Most computerized maintenance management systems (CMMS) have the ability to create bills of materials (BOMs) for equipment or assets. These would include the components needed for a piece of equipment. All types of asset-intensive industries, from oil drilling and automotive manufacturing to food and pharmaceutical manufacturing, can benefit from equipment or asset BOMs.

Perhaps, like me, you’ve experienced life without BOMs. To find parts, you either had to use cheat sheets or refer to drawings from the machine builder in order to find a manufacturer’s part number. I can recall being called out of bed in the middle of the night when a piece of equipment was down and the spare part could not be located because the manufacturer’s part number could not be found. You had to look in drawings, schematics and catalogs to find a part number.

In the early days, not everyone had access to the documentation, especially the nightshift. Everyone had their own lists, which varied from person to person. I’m not sure these personal lists were ever updated, but we all lived by them. There was always a go-to guy when you couldn’t find a part. "Go see Johnny. I’m sure he has the correct part number."

How can good equipment BOMs increase the efficiency of your maintenance program? They can help the maintenance planner plan a task or job faster. Planners do not have to spend time looking in drawings, manuals or catalogs to find part numbers that could be right at their fingertips. BOMs can be created for certain preventive maintenance tasks, shutdowns or redundant tasks. Of course, it takes time to create good equipment BOMs. There is also some responsibility for maintaining them. If BOMs are not maintained correctly, this creates confusion and wastes time for all end users.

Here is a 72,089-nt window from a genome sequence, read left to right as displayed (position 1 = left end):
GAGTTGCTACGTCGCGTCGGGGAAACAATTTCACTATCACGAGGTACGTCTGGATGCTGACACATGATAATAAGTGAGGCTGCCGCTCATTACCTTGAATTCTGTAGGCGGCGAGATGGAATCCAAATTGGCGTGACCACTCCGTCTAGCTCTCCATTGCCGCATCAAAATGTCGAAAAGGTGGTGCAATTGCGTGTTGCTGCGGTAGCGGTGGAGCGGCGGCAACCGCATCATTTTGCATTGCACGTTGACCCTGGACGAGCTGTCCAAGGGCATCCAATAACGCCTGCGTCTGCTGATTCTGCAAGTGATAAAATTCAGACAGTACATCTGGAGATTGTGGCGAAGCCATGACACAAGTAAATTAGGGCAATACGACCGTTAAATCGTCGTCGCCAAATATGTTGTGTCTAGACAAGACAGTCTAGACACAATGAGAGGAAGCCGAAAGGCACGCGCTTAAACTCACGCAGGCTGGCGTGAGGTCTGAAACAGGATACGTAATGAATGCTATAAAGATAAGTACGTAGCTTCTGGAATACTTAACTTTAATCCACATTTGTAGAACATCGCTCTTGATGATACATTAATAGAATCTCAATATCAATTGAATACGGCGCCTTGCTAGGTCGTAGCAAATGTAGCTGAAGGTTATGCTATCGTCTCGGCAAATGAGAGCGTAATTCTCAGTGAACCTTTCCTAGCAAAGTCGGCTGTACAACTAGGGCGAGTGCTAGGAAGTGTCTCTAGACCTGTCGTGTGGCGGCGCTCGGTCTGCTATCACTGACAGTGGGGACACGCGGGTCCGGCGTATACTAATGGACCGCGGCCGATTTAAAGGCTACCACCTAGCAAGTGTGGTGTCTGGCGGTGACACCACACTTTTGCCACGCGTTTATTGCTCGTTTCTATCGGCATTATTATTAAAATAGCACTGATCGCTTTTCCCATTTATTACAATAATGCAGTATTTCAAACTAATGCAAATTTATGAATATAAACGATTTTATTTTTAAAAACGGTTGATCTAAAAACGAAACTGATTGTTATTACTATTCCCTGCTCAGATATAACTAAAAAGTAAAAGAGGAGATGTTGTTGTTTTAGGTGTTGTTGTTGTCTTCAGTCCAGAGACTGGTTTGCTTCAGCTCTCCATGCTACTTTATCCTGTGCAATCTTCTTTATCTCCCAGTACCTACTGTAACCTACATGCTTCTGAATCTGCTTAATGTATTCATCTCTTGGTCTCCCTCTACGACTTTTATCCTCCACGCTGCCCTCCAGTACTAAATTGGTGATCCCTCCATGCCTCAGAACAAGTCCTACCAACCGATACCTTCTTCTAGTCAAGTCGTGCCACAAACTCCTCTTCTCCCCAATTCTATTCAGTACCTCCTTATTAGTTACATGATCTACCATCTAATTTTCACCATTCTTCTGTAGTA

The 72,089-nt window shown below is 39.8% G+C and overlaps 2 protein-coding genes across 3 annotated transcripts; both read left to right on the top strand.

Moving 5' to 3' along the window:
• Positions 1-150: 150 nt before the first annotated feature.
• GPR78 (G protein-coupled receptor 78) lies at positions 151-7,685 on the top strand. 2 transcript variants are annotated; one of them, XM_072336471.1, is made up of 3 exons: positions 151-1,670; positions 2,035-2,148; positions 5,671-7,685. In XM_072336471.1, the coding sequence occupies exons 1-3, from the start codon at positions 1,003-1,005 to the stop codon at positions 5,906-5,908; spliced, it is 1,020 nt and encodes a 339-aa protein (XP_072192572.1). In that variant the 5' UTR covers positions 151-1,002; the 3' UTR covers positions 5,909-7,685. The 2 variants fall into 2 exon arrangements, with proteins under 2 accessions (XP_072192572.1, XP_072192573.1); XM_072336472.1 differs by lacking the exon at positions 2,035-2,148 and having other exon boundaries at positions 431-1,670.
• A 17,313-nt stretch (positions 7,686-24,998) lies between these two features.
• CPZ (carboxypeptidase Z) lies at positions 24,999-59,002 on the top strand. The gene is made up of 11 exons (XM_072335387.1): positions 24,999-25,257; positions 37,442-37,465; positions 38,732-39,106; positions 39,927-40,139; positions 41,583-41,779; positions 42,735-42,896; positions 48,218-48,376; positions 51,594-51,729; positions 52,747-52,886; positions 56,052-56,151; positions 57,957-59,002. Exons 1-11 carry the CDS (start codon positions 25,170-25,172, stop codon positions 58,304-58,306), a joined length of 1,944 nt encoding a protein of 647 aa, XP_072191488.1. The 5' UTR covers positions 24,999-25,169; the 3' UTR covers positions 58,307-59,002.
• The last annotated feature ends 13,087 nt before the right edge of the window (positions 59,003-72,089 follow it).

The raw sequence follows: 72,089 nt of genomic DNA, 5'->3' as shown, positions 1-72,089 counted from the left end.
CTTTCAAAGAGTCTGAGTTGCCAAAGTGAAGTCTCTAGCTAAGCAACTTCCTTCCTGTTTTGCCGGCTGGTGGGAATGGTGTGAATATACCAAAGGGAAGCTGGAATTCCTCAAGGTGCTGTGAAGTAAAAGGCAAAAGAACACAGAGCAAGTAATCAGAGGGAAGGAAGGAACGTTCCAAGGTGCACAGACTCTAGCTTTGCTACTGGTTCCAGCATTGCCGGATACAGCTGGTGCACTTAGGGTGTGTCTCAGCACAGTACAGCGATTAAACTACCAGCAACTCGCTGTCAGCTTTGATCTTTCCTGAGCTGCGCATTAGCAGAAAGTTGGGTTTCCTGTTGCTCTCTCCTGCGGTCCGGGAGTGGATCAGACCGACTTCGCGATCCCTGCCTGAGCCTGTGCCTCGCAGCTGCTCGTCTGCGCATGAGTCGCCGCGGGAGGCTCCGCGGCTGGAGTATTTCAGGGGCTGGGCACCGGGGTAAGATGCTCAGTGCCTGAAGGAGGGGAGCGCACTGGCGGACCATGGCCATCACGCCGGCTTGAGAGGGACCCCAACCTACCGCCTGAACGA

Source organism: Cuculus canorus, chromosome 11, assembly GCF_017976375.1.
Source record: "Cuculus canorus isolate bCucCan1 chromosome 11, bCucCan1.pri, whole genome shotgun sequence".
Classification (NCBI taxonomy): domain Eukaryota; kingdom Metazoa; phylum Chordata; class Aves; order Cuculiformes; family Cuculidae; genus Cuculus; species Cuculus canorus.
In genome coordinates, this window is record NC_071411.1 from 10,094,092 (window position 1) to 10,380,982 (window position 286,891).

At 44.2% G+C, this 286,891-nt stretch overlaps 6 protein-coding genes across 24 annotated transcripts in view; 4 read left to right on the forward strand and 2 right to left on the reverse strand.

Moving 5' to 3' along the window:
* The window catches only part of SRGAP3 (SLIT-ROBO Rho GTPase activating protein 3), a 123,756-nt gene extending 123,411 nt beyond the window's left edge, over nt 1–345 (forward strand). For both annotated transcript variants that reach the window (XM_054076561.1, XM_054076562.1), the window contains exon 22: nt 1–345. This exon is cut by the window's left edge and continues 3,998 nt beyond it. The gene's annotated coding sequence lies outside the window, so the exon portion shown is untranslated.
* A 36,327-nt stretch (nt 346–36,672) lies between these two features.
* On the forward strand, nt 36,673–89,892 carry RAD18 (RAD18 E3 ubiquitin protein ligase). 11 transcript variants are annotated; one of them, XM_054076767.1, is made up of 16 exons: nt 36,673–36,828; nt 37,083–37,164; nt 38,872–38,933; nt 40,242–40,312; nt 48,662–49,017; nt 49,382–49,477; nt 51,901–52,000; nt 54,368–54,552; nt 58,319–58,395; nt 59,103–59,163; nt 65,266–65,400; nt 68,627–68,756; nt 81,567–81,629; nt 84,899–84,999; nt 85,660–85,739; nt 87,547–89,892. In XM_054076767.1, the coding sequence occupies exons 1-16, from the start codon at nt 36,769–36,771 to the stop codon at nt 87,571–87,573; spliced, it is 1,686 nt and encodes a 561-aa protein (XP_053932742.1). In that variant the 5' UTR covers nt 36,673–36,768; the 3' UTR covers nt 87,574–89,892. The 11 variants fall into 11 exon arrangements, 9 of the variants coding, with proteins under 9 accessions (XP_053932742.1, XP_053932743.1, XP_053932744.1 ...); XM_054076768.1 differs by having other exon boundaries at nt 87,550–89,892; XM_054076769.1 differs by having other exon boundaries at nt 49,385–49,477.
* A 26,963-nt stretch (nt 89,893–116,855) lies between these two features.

Equipment BOMs can also help reduce downtime. Do you have craftsmen working on backshifts, weekends or nights? Having equipment BOMs will reduce equipment downtime because the right parts can be identified and procured quickly, even in the middle of the night.

Using a good BOM system can help manage system sub-components. Do you have sub-components with replacement parts that are hard to identify? For example, you may have a conveyor that uses lifts, curves, different length belts or widths, gearboxes with motors, or a hoist that is made of several components. These sub-component items can be broken out into their own BOMs and be part of a sub-BOM for a conveyor system.

I have created BOMs for a process like injection molding. Although there were more than 20 different mold types, it was easy to set up a BOM for each type. The technician could check the storeroom’s balances, see what was out for repair and what was coming in, as well as the minimum and maximum balances.   

In addition, equipment BOMs help manage your spare-parts inventory. When a piece of equipment or asset is decommissioned and removed from the shop floor, the associated spare parts can sit in the storeroom for years, taking up valuable space. With equipment BOMs, the task of identifying which spare parts belonged to the decommissioned piece of equipment is a simple task. All that’s required is a little cross-checking to ensure the parts are not used on some other equipment along with removing the items from the CMMS and the storeroom. This helps reduce the total dollar amount of your spare-parts inventory.

All types of industries can benefit from using equipment BOMs. While time and effort will be required to create and maintain them, you no longer will be wasting time looking for part numbers in drawings, catalogs and schematics. Once BOMs have been set up correctly and everyone knows how to access them, you will have a lot fewer headaches and less equipment downtime.